Half-Life: Alyx could be just the start, as Valve confirms more single-player games

Half-Life: Alyx
(Image credit: Valve)

It looks like more games are coming from Valve, after Valve president Gabe Newell confirmed the company was working on a number of new titles – seemingly galvanized by the success of Half-Life: Alyx.

“We definitely have games in development that we’re going to be announcing," said Newell, in an interview with 1 News, adding that "it’s fun to ship games.”

As ever, Newell wouldn't be drawn on details, dismissing a rumored title codenamed 'Citadel' that he claimed he'd never heard of: "We have a bunch of code names – are you referring to a code name? I don't know what 'Citadel' is."

But it seems like the launch of Half-Life: Alyx, a widely acclaimed VR game available to play on the Valve Index, as well as Oculus and HTC headsets, has inspired the developers in new ways – and more single-player titles seem certain.

“Alyx was great – to be back doing single-player games, that created a lot of momentum inside of the company to do more of that," said Newell.

Half-Life: Alyx was a surprise for fans of the Half-Life series, acting as a spin-off of the beloved sci-fi shooters, which have frustrated and fascinated many in the lack of a Half-Life 3 to tie its story threads together.

Valve hasn't appeared to pay too much attention to single-player games in its recent history, preferring to focus on the multiplayer Dota 2, or even its competitive card game Artifact. After the acquisition of Campo Santo, the developer behind Firewatch, though, it seemed that Valve was renewing an interest in the high-quality single-player storytelling it made its name on.

Supply and demand

The Valve Index VR headset has been on the market since 2019, and despite its high price tag compared to the likes of the Oculus Quest 2, garnered rave reviews for its high-spec hardware, intuitive Knuckle controllers, and wide field of vision – even if the SteamVR interface running on it could use some work.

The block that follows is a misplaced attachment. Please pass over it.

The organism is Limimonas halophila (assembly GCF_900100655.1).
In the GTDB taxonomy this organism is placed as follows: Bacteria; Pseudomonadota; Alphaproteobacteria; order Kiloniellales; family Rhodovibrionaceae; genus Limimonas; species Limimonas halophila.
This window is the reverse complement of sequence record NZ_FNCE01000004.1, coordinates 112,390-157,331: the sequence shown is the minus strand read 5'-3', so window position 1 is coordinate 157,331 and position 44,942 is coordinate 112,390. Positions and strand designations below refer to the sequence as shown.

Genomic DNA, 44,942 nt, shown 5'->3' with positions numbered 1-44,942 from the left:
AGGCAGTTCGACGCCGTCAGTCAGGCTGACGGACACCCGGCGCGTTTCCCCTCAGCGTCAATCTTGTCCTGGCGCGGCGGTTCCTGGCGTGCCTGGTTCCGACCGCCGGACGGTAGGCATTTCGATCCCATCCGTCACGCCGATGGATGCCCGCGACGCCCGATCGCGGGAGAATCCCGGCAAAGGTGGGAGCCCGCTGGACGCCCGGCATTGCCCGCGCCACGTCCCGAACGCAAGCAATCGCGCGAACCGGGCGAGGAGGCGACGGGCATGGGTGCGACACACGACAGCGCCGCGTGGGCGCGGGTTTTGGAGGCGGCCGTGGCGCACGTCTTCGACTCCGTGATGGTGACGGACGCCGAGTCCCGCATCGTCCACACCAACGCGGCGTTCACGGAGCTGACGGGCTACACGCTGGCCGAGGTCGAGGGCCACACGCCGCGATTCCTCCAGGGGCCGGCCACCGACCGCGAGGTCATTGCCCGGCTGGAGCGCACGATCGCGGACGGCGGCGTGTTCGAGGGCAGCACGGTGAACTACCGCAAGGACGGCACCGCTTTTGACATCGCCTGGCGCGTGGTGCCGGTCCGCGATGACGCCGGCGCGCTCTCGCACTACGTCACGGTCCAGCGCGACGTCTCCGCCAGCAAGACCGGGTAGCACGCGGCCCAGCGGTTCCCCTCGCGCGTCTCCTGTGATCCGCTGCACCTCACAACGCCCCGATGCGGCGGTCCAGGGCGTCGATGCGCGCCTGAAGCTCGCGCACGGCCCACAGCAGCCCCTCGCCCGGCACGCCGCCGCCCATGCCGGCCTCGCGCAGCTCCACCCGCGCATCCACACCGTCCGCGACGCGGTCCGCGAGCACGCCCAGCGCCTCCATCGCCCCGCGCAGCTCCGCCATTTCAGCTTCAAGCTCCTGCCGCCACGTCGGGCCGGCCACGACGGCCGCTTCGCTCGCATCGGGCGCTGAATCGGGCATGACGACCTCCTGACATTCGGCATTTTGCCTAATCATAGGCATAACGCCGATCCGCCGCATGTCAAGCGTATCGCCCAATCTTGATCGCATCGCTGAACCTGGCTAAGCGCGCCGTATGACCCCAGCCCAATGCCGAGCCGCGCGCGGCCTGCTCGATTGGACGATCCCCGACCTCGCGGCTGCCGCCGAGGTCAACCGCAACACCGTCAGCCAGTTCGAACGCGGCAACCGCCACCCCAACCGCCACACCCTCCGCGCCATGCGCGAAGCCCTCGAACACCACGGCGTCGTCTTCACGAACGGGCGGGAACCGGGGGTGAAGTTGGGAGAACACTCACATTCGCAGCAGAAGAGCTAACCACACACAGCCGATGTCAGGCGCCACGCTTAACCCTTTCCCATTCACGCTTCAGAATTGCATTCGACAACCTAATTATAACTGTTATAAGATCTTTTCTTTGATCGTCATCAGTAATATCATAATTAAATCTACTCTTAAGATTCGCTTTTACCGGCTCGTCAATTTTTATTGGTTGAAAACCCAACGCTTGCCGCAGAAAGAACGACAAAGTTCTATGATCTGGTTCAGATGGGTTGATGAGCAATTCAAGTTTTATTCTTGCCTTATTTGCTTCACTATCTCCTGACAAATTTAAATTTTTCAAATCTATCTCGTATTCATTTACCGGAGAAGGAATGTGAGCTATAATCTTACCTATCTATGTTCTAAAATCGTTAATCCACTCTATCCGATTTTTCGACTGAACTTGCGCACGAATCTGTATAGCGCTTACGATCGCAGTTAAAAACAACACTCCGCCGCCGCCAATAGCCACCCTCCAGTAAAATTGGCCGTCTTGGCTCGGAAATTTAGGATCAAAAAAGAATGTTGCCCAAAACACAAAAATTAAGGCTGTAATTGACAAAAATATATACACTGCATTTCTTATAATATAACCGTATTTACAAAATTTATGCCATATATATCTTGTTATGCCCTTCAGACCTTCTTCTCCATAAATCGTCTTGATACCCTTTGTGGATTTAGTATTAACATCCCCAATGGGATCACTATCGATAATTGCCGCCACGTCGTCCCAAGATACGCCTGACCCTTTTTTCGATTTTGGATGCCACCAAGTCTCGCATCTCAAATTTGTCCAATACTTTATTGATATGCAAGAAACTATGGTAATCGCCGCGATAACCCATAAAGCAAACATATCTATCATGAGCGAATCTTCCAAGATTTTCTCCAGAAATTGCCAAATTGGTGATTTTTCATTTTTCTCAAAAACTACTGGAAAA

Even for those keen to try out the headset, though, finding stock has been difficult. Newell delves into this in the interview cited above, claiming that necessary components for the headset were in extremely high demand at the start of the Covid-19 pandemic, making further production impossible.

Valve Index

(Image credit: Valve)

"We actually have components that are manufactured in Wuhan and when you're setting up your manufacturing lines it doesn't occur to you that you're suddenly going to be dependent on this peculiar transistor that's sitting on one board that you can't get," Newell said.

"Everybody ended up running into the same problem simultaneously – you go from, 'Oh, we're in great shape,' to, 'What do you mean Apple or Microsoft just bought the next two years' supply of this just so they could make sure they aren't going to run out?'

"You went from a situation where everything was getting done just in time to people buying up all the available supplies."

It might be a while until more people can try out the pleasures of the Index, though we're sure Facebook's Oculus Quest 2 will be able to fill in the gaps until then.

Henry St Leger

Henry is a freelance technology journalist, and former News & Features Editor for TechRadar, where he specialized in home entertainment gadgets such as TVs, projectors, soundbars, and smart speakers. Other bylines include Edge, T3, iMore, GamesRadar, NBC News, Healthline, and The Times.